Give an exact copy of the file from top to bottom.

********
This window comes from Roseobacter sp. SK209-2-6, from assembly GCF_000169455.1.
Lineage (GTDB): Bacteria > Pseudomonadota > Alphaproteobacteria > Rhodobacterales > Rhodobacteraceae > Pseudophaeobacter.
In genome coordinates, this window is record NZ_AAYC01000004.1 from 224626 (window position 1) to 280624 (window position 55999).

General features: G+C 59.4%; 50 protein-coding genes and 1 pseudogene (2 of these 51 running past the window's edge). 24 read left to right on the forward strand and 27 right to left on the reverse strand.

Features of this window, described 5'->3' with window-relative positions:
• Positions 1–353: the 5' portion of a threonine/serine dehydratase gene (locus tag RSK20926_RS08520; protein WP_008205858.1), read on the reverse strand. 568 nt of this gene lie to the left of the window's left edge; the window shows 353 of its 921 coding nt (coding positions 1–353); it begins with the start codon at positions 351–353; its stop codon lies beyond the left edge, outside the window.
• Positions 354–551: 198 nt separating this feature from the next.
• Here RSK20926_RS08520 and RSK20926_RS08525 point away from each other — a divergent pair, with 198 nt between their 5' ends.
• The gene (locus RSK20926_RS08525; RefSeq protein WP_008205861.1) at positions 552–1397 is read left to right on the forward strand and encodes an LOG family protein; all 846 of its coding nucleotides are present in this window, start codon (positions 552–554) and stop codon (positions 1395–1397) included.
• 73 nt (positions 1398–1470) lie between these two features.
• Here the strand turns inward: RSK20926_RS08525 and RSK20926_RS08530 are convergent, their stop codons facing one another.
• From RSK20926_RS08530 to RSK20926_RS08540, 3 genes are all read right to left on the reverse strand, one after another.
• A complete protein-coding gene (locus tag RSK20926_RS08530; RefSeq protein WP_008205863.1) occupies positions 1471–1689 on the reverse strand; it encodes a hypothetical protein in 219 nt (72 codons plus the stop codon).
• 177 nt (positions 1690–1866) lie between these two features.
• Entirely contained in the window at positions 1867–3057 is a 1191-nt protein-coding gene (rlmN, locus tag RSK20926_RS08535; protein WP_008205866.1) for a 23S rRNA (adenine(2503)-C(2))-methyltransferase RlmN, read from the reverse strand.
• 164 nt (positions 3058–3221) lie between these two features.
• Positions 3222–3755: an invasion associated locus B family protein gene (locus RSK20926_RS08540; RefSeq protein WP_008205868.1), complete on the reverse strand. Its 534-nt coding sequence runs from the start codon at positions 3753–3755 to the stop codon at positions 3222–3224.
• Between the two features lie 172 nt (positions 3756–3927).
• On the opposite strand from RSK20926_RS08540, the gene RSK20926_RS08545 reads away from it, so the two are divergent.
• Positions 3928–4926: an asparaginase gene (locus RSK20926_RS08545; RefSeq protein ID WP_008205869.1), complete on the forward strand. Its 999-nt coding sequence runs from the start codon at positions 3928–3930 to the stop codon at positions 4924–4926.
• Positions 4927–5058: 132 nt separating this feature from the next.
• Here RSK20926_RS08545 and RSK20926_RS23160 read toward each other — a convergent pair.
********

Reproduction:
This window comes from Roseobacter sp. SK209-2-6, from assembly GCF_000169455.1.
Lineage (GTDB): Bacteria > Pseudomonadota > Alphaproteobacteria > Rhodobacterales > Rhodobacteraceae > Pseudophaeobacter.
In genome coordinates, this window is record NZ_AAYC01000004.1 from 224626 (window position 1) to 280624 (window position 55999).

General features: G+C 59.4%; 50 protein-coding genes and 1 pseudogene (2 of these 51 running past the window's edge). 24 read left to right on the forward strand and 27 right to left on the reverse strand.

Features of this window, described 5'->3' with window-relative positions:
• Positions 1–353: the 5' portion of a threonine/serine dehydratase gene (locus tag RSK20926_RS08520; protein WP_008205858.1), read on the reverse strand. 568 nt of this gene lie to the left of the window's left edge; the window shows 353 of its 921 coding nt (coding positions 1–353); it begins with the start codon at positions 351–353; its stop codon lies beyond the left edge, outside the window.
• Positions 354–551: 198 nt separating this feature from the next.
• Here RSK20926_RS08520 and RSK20926_RS08525 point away from each other — a divergent pair, with 198 nt between their 5' ends.
• The gene (locus RSK20926_RS08525; RefSeq protein WP_008205861.1) at positions 552–1397 is read left to right on the forward strand and encodes an LOG family protein; all 846 of its coding nucleotides are present in this window, start codon (positions 552–554) and stop codon (positions 1395–1397) included.
• 73 nt (positions 1398–1470) lie between these two features.
• Here the strand turns inward: RSK20926_RS08525 and RSK20926_RS08530 are convergent, their stop codons facing one another.
• From RSK20926_RS08530 to RSK20926_RS08540, 3 genes are all read right to left on the reverse strand, one after another.
• A complete protein-coding gene (locus tag RSK20926_RS08530; RefSeq protein WP_008205863.1) occupies positions 1471–1689 on the reverse strand; it encodes a hypothetical protein in 219 nt (72 codons plus the stop codon).
• 177 nt (positions 1690–1866) lie between these two features.
• Entirely contained in the window at positions 1867–3057 is a 1191-nt protein-coding gene (rlmN, locus tag RSK20926_RS08535; protein WP_008205866.1) for a 23S rRNA (adenine(2503)-C(2))-methyltransferase RlmN, read from the reverse strand.
• 164 nt (positions 3058–3221) lie between these two features.
• Positions 3222–3755: an invasion associated locus B family protein gene (locus RSK20926_RS08540; RefSeq protein WP_008205868.1), complete on the reverse strand. Its 534-nt coding sequence runs from the start codon at positions 3753–3755 to the stop codon at positions 3222–3224.
• Between the two features lie 172 nt (positions 3756–3927).
• On the opposite strand from RSK20926_RS08540, the gene RSK20926_RS08545 reads away from it, so the two are divergent.
• Positions 3928–4926: an asparaginase gene (locus RSK20926_RS08545; RefSeq protein ID WP_008205869.1), complete on the forward strand. Its 999-nt coding sequence runs from the start codon at positions 3928–3930 to the stop codon at positions 4924–4926.
• Positions 4927–5058: 132 nt separating this feature from the next.
• Here RSK20926_RS08545 and RSK20926_RS23160 read toward each other — a convergent pair.